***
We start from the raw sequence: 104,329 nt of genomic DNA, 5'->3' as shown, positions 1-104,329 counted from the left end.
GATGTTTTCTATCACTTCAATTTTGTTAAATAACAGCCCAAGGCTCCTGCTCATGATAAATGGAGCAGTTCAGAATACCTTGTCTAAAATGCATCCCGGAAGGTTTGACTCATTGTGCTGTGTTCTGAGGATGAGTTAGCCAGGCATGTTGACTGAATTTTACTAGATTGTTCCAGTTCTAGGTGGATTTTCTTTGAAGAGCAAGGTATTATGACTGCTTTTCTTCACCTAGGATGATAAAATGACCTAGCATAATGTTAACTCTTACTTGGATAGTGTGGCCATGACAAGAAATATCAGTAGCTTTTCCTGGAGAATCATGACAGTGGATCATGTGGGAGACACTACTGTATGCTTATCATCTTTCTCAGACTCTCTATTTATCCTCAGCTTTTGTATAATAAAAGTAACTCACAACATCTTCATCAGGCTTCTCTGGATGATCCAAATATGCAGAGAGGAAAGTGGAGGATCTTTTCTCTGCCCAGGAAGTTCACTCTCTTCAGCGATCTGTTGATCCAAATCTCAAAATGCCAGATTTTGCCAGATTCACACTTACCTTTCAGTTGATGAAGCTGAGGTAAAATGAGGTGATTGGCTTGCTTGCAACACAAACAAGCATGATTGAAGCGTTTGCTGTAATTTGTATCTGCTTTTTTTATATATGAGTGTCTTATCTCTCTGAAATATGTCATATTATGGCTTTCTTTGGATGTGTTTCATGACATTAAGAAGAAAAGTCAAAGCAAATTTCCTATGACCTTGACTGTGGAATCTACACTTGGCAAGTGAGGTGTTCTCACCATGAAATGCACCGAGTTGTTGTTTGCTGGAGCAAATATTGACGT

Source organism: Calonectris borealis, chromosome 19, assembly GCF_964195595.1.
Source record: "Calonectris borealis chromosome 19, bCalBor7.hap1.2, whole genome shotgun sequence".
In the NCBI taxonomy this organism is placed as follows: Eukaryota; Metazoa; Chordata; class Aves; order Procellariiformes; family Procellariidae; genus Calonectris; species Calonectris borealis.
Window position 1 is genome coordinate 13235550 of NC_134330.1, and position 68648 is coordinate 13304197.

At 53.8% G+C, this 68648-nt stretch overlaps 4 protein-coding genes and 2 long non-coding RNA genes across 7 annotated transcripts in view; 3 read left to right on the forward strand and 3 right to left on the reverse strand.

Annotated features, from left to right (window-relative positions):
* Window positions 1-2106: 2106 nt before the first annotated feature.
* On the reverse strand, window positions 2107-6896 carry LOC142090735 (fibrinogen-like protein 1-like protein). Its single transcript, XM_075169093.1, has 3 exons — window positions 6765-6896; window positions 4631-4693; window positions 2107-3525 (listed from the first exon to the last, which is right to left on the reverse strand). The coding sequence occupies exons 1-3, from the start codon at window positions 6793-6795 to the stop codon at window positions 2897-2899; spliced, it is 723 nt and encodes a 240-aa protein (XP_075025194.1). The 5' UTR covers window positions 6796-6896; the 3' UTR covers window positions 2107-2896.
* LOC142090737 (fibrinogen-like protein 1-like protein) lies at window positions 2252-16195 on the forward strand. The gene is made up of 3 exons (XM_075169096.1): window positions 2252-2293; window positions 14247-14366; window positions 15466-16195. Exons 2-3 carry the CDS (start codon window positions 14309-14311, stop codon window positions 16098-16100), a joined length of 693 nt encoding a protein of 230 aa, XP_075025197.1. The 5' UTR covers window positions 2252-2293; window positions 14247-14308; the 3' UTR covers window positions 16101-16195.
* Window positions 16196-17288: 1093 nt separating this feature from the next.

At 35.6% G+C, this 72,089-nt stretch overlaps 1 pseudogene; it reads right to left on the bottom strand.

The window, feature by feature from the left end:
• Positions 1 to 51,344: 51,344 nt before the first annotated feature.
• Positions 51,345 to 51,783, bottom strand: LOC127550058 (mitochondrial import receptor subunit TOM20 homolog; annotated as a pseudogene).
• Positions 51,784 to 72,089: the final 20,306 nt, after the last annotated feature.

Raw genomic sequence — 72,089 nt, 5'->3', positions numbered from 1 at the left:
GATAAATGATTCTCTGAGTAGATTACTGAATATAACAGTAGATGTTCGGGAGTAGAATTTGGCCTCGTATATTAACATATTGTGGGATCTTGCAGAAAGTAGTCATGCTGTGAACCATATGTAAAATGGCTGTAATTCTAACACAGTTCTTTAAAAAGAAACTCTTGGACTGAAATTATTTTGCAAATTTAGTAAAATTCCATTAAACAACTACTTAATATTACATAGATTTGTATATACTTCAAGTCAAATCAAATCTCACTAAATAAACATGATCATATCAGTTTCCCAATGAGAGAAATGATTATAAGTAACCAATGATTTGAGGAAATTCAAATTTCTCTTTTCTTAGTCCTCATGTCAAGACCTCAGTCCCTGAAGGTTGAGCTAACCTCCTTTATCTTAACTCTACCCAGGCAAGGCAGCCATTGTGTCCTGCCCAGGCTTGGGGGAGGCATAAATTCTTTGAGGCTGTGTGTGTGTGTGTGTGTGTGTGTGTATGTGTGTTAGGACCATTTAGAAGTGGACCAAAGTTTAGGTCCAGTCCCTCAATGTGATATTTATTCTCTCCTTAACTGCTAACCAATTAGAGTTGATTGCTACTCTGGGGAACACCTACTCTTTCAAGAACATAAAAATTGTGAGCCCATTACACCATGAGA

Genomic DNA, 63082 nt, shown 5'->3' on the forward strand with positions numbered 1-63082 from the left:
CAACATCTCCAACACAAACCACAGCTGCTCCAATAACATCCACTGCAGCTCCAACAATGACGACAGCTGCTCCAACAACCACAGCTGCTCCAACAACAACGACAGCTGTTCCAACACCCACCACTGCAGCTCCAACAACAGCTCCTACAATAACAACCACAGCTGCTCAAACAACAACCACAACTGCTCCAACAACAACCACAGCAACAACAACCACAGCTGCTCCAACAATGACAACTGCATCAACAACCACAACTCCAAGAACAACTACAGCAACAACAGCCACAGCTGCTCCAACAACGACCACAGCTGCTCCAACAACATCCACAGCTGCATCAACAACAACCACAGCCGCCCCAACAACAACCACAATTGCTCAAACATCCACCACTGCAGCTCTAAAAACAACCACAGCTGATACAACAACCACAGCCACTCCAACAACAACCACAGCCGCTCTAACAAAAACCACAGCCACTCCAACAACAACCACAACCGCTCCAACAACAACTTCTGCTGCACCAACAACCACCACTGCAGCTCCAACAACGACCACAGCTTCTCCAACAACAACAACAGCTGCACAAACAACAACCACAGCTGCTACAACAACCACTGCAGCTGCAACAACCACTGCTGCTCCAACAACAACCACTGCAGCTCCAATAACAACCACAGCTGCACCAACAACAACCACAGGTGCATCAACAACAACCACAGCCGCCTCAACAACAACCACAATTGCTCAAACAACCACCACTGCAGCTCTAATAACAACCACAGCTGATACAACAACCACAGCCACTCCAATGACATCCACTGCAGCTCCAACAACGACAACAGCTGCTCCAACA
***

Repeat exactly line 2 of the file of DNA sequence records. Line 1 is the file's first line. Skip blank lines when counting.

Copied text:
GATGTTTTCTATCACTTCAATTTTGTTAAATAACAGCCCAAGGCTCCTGCTCATGATAAATGGAGCAGTTCAGAATACCTTGTCTAAAATGCATCCCGGAAGGTTTGACTCATTGTGCTGTGTTCTGAGGATGAGTTAGCCAGGCATGTTGACTGAATTTTACTAGATTGTTCCAGTTCTAGGTGGATTTTCTTTGAAGAGCAAGGTATTATGACTGCTTTTCTTCACCTAGGATGATAAAATGACCTAGCATAATGTTAACTCTTACTTGGATAGTGTGGCCATGACAAGAAATATCAGTAGCTTTTCCTGGAGAATCATGACAGTGGATCATGTGGGAGACACTACTGTATGCTTATCATCTTTCTCAGACTCTCTATTTATCCTCAGCTTTTGTATAATAAAAGTAACTCACAACATCTTCATCAGGCTTCTCTGGATGATCCAAATATGCAGAGAGGAAAGTGGAGGATCTTTTCTCTGCCCAGGAAGTTCACTCTCTTCAGCGATCTGTTGATCCAAATCTCAAAATGCCAGATTTTGCCAGATTCACACTTACCTTTCAGTTGATGAAGCTGAGGTAAAATGAGGTGATTGGCTTGCTTGCAACACAAACAAGCATGATTGAAGCGTTTGCTGTAATTTGTATCTGCTTTTTTTATATATGAGTGTCTTATCTCTCTGAAATATGTCATATTATGGCTTTCTTTGGATGTGTTTCATGACATTAAGAAGAAAAGTCAAAGCAAATTTCCTATGACCTTGACTGTGGAATCTACACTTGGCAAGTGAGGTGTTCTCACCATGAAATGCACCGAGTTGTTGTTTGCTGGAGCAAATATTGACGT